“So you’re happy he went up there, did what he did, came home, got arrested and is missing from his family?” Jackson said, his voice rising. “You’re proud of that?”

“That is absolutely not what I said,” their mother responded.

Peyton fidgeted with her notebook, fearful that they might start yelling.

Nicole Reffitt, right, the wife of Guy Reffitt, at a vigil March 29 at the D.C. jail in support of those held there in connection with Jan. 6 (Carolyn Van Houten/The Washington Post)

The road to Jan. 6

Peyton and her family had moved back to Texas in 2016 after four years in Malaysia, where her father had worked as a consultant in the oil industry. His six-figure salary had allowed them to eat their way through Thailand and travel to the Malaysian islands. They even once went to a Thai drag show, all of them, including Peyton, who was 10 or 11 at the time.

“It was entertaining,” Nicole said. “And a tiny bit raunchy.”

Coming back to the United States at age 12, Peyton struggled to make friends and adjust to American middle school. She developed an eating disorder, and her chest started tightening because of a growing anxiety.

Her father would calm her down, sometimes brushing her hair and making her feel that he would protect her from anything. He could be loving, one time telling the family while driving in the mountains that his whole life was in the car. That made Peyton proud. Their bond felt special.

But her father also could shout at his family, the Reffitts said.

He once threw a ceramic mug at Jackson and, when Peyton was a toddler, fired a gun next to Nicole, according to Nicole and her children. No police reports were filed. Guy said in an interview that he didn’t remember throwing the mug and that he had fired the gun at the ground. Nicole said she didn’t consider the gun incident abuse, but Jackson said he did.

Nicole Reffitt prays outside the D.C. jail March 29 with other supporters of Capitol attack defendants being held there at the time. (Carolyn Van Houten/The Washington Post)

“No family’s perfect, and I wouldn’t want to be,” Sarah later said. “But we were super, super close.”

The most vocally political person in the family always had been Peyton’s mother, a stay-at-home mom for 17 years who enjoyed reading Thomas Paine’s “Common Sense” and other texts on political ideology. Then Guy started following the reality TV host running for president.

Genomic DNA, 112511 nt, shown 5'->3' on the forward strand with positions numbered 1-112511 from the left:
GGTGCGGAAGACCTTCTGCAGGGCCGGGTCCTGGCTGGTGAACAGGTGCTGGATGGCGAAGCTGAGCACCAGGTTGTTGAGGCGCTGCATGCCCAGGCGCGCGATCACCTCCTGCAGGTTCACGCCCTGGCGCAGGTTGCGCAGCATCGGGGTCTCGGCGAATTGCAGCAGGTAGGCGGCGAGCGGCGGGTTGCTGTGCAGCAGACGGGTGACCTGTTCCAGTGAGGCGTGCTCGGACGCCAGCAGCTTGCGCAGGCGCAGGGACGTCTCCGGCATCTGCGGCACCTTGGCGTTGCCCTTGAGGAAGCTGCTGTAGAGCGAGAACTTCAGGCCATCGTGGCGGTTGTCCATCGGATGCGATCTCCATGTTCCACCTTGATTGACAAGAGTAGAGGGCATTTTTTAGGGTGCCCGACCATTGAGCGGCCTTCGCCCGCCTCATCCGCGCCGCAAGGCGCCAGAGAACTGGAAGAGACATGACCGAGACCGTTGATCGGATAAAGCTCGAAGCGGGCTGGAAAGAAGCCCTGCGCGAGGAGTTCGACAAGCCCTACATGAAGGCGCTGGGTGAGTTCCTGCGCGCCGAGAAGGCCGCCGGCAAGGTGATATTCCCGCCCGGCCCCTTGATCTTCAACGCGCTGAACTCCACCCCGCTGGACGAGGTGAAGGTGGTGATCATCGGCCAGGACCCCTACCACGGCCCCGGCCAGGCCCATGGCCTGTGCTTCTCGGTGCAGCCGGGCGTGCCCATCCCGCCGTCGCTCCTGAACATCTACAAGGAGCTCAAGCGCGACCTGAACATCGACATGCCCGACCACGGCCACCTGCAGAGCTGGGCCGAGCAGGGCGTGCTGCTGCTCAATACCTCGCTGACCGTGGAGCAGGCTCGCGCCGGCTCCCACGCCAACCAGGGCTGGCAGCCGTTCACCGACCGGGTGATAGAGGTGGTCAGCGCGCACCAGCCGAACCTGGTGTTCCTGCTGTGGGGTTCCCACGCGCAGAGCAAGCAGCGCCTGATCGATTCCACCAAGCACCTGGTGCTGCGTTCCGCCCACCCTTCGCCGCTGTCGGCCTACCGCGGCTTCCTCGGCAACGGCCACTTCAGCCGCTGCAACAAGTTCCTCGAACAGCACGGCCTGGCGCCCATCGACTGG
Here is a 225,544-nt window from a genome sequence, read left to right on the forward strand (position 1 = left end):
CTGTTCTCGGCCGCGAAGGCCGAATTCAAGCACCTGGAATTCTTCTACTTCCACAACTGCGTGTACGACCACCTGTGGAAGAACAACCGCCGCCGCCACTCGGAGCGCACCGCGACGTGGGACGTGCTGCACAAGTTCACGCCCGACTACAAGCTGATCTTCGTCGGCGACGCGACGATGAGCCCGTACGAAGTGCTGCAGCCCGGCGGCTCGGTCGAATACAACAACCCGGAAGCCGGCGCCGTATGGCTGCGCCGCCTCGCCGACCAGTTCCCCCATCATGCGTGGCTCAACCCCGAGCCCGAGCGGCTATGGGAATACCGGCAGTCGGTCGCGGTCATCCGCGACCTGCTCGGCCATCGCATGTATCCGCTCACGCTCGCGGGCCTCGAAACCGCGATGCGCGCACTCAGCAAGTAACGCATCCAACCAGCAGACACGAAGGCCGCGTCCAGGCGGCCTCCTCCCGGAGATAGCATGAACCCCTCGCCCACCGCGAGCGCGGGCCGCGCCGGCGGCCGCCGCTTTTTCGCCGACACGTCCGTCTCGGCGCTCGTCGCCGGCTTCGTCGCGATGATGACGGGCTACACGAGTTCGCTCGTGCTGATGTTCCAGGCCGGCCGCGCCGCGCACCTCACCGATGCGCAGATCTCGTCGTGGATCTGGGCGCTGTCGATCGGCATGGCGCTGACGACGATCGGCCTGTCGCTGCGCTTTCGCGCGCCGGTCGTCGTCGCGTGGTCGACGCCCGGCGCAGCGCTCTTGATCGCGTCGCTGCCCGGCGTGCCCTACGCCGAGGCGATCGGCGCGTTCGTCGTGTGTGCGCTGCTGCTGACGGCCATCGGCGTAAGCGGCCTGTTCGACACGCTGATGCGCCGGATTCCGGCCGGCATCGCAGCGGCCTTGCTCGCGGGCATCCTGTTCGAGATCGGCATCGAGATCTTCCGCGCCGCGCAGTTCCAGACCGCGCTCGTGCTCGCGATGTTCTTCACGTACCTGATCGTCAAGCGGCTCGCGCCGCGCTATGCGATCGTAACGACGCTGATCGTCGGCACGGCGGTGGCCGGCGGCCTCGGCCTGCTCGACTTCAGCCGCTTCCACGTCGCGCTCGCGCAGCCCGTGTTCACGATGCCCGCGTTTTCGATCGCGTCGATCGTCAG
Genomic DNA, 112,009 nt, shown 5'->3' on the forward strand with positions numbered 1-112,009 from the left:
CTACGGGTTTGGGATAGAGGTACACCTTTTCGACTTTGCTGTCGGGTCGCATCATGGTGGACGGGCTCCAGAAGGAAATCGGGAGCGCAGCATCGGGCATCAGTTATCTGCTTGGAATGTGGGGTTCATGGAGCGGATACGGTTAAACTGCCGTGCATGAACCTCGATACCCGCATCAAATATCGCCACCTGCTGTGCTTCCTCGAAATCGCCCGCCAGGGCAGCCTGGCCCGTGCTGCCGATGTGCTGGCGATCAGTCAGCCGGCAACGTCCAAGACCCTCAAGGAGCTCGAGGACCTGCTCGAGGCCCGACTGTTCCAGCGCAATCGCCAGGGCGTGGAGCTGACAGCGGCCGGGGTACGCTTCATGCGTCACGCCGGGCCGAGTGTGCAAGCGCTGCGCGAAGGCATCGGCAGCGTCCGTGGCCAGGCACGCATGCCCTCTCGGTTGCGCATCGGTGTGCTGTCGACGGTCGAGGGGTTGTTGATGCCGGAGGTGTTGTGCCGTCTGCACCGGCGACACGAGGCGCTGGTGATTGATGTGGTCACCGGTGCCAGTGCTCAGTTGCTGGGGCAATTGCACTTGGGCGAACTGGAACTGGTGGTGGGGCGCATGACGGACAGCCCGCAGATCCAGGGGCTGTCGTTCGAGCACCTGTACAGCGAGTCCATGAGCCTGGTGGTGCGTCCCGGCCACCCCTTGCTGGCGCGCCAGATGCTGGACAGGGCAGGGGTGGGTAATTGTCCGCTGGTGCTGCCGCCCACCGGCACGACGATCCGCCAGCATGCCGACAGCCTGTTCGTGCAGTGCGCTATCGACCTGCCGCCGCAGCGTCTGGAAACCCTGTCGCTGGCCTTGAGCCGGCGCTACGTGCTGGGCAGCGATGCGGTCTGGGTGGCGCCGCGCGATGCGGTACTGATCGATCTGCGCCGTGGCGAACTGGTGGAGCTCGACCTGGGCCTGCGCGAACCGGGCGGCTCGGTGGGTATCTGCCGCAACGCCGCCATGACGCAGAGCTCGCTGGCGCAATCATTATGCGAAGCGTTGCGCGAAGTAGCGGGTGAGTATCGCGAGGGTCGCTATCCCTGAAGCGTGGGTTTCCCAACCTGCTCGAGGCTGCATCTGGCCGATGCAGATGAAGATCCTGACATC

Peyton’s father loved how Trump spoke — frank, he thought, and to the point. As the Republican went from candidate to president, Guy fell harder.

[Tracking the Trump investigations and where they stand]

When the pandemic began three years later, Peyton’s school moved online, and she and her family found themselves isolated from friends and relatives.

Guy, who had lost his job, moved further to the right, feeling that the country needed stronger borders and more police resources, he told The Washington Post. Jackson, who also started spending more time online, lurched to the left, moved by the police killing of George Floyd in Minneapolis and the racial injustices he said it exposed.

With all of them penned up indoors by the pandemic, Peyton heard her father and brother argue. About Trump. About Black Lives Matter. About the coronavirus.

“You can’t tell them apart when they open their mouths, except for, you know, their ideology,” Nicole said, a view that Peyton seconded.

Guy was gruff. Jackson was sensitive. Both were stubborn.

Sarah Reffitt, shown in Plano, Tex., this month, is the older sister of Peyton and Jackson Reffitt. (Cooper Neill for The Washington Post)
Jackson Reffitt, Peyton and Sarah’s brother, who told the FBI before Jan. 6 of his concerns about his father, is shown at his home in Wylie, Tex., on March 30. (Emil T. Lippe for The Washington Post)

Peyton sometimes unwittingly escalated arguments between her father and brother by expressing her political views, which often aligned with Jackson’s. Her chest started hurting more as she grew anxious of saying the wrong thing. Her mother, who had returned to work, was often out of the house.

Soon, Peyton’s father was hosting an event for the Texas Three Percenters, and her mother was cooking brisket for members of the anti-government movement, which bases its name on the never-proved theory that only a small portion of American colonists fought against the British in the American Revolution. Peyton, meanwhile, started having trouble sleeping, wondering whether a civil war was possible and if that would separate her family.

During the Black Lives Matter protests in summer 2020, Peyton heard Jackson ask their mother if he could borrow her car to go to a protest 10 minutes away. Nicole said yes. Then Guy — who was ready to stand outside a museum and defend it from looting — told Jackson he had better not take his mother’s car to join what Guy described as a group of potential rioters. A screaming match followed.